Fox v. ScheidtAnnotate this Case
84 S.E.2d 259 (1954)
241 N.C. 31
Raymond Ralph FOX, Petitioner, v. Edward SCHEIDT, Commissioner of Motor Vehicles of North Carolina, Respondent.
Supreme Court of North Carolina.
November 3, 1954.
*261 Harry McMullan, Atty. Gen., and Samuel Behrends, Jr., Member of Staff, Raleigh, for respondent-appellant.
Trivette, Holshouser & Mitchell, North Wilkesboro, for petitioner-appellee.
G.S.N.C. § 20-138 provides that it shall be unlawful and punishable, as provided in G.S.N.C. § 20-179, for any person who is under the influence of intoxicating liquor to drive any vehicle upon the highways within the State. G.S.N.C. § 20-179 provides that every person who is convicted of violating Section 20-138 shall, for the first offense, be punished by a fine of not less than one hundred dollars or imprisoned for not less than thirty days, or by both, in the discretion of the court; and shall, for the second offense, be punished by a fine of not less than two hundred dollars or imprisonment for not less than six months, or by both, in the discretion of the court.
G.S.N.C. § 20-24(a) provides: "When court to forward license to Department and report convictions.(a) Whenever any person is convicted of any violation of the motor vehicle laws of this State, a notation of such conviction shall be entered by the court upon the license of the person so convicted. Whenever any person is convicted of any offense for which this article makes mandatory the revocation of the operator's or chauffeur's license of such person by the Department, the court in which such conviction is had shall require the surrender to it of all operators' and chauffeurs' licenses then held by the person so convicted and the court shall thereupon forward the same, together with a record of such conviction, to the Department." Subsection (c) provides that the term "conviction" shall mean a final conviction, and also that a forfeiture of bail to secure a defendant's presence in court, which forfeiture has not been vacated, shall be equivalent to a conviction.
G.S.N.C. § 20-17 reads: "Mandatory revocation of license by Department.The Department shall forthwith revoke the license of any operator or chauffeur upon receiving a record of such operator's or chauffeur's conviction for any of the following offenses when such conviction has become final: * * * 2. Driving a motor vehicle while under the influence of intoxicating liquor or a narcotic drug."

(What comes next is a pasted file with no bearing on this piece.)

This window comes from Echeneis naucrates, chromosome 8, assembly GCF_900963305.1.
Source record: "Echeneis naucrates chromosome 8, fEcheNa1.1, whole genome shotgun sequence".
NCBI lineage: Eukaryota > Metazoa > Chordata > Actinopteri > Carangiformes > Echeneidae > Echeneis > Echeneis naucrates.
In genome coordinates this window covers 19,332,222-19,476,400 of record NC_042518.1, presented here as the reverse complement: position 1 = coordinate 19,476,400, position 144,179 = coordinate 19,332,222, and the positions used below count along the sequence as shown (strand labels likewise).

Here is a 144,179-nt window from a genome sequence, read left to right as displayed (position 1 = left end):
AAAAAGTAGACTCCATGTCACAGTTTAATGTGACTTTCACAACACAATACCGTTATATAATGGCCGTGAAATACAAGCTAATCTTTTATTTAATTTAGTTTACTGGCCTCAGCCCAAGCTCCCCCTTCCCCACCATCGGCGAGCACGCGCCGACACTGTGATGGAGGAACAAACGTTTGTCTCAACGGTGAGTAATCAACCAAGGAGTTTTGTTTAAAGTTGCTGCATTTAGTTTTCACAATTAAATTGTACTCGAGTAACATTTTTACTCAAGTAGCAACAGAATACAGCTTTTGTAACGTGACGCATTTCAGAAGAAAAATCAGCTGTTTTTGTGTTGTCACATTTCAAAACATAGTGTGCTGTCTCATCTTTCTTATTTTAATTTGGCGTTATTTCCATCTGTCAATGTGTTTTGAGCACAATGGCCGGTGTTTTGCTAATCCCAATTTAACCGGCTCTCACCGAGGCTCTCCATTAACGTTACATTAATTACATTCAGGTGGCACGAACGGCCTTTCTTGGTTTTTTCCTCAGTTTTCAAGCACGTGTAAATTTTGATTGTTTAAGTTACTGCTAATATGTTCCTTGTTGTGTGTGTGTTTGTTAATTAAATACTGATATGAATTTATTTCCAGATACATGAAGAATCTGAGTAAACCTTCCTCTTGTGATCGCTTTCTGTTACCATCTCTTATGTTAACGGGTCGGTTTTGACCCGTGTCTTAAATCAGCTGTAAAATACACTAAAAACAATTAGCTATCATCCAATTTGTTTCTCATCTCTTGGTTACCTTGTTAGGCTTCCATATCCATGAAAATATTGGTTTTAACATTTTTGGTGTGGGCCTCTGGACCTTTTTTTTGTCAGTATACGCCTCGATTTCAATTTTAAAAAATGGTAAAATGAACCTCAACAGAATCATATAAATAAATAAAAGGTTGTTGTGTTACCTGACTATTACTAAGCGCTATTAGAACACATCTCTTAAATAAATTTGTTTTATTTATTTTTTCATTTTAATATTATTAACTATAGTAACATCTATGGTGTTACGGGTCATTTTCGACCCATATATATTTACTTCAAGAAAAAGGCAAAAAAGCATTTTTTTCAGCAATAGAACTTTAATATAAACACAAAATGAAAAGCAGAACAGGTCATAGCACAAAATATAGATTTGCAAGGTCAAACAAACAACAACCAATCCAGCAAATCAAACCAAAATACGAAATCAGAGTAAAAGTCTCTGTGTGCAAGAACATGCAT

G.S.N.C. § 20-16 is captioned: "Authority of Department to suspend license." When the license of a person is suspended under this section, the Department is required immediately to notify the licensee in writing, and upon his request shall give him a hearing. The Department, when acting under this section, acts in its discretion, and its acts are reviewable by the Superior Court. Winesett v. Scheidt, 239 N.C. 190, 79 S.E.2d 501; G.S.N.C. § 20-25. The review in the Superior Court "is a rehearing de novo, and the judge is not bound by the findings of fact or the conclusions of law made by the department." In re Wright, 228 N.C. 301, 45 S.E.2d 370, 372.
G.S.N.C. § 20-25, which gives the right of appeal, expressly excepts a right of appeal when such cancellation is mandatory. "No right accrues to a licensee who petitions for a review of the order of the department when it acts under the terms of G.S. § 20-17, for then its action is mandatory." In re Wright, 228 N.C. 584, 46 S.E.2d 696, 698.
The General Assembly has full authority to prescribe the conditions upon which licenses to operate automobiles are issued, and to designate the agency through which, and the conditions upon which licenses, when issued shall be suspended or revoked. State v. McDaniels, 219 N.C. 763, 14 S.E.2d 793. G.S.N.C. § 20Art. 2 vests exclusively in the State Department of Motor Vehicles the issuance, suspension and revocation of licenses to operate motor *262 vehicles. State v. Warren, 230 N.C. 299, 52 S.E.2d 879.